#2 – During adolescence, usual words take on another meaning.

‘I’m hot’ doesn’t mean the same at 6 as at 16!
‘Going out on a date’ has nothing to do with getting outside on a particular day of the month!

‘As they’re moulting, adolescents become tongue-tied when they have to speak of their feelings because words totally change meaning’, asserts Dolto.

Josh is confused. In the last few months, his voice has broken. It has become deeper. It sounds weird. One of the girls at school commented on it the other day. She found it funny.

Josh was not sure how to take it. Was it a compliment or a joke?

He became quieter.

What if her teasing him leads others to make fun of him?

At home, Josh doesn’t say much and it has a direct effect on his parents. Seeing their son withdrawing, they’re puzzled and more anxious. His mum complains they can’t have a proper conversation. He’s always on his laptop with headphones in his ears, only mumbling when asked a question.

‘How can you communicate with someone like that for God’s sake!’ exclaims his mum, throwing her hands in the air.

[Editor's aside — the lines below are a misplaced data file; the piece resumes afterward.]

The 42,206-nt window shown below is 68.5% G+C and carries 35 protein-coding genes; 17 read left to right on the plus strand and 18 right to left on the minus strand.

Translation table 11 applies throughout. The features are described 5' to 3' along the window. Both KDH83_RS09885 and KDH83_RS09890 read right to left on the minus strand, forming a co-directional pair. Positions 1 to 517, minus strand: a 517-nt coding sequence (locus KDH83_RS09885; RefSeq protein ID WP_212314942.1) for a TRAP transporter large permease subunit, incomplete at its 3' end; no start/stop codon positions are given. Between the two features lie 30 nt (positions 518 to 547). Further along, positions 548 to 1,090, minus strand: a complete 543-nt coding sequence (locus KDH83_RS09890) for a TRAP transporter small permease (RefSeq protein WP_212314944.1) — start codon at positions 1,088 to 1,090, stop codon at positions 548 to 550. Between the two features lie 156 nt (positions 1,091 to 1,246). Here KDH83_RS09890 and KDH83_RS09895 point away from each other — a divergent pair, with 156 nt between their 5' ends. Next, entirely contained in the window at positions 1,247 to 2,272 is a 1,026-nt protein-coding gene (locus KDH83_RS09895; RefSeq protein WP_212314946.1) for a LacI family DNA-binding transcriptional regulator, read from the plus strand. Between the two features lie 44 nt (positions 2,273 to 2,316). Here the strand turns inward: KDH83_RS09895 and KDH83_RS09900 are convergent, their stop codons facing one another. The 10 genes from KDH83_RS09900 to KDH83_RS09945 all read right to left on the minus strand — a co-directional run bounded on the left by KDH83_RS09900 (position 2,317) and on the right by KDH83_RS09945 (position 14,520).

What’s the layer of complexity brought by the move abroad?

Moving to another country – even if they speak the same language as you – will change the meaning of some words.
Some connotations will be different, some idioms will sound inappropriate, your accent will betray your country of origin.

When you move to a place where you have to learn a new language, this is even more obvious.

How do you then reconcile your mother tongue where words change meaning during adolescence with another new language or – maybe more challenging but in a different way – with the same official language but expressed in another culture?

Add to this that each generation of adolescents has their own slang with their particular codes. Nowadays in Australia for example, you’d better be on Instagram, post selfies on a regular basis and use Snapchat to be part of the popular group.

Having to manage several layers of language and meaning, Josh faces a huge challenge to make sense of it all.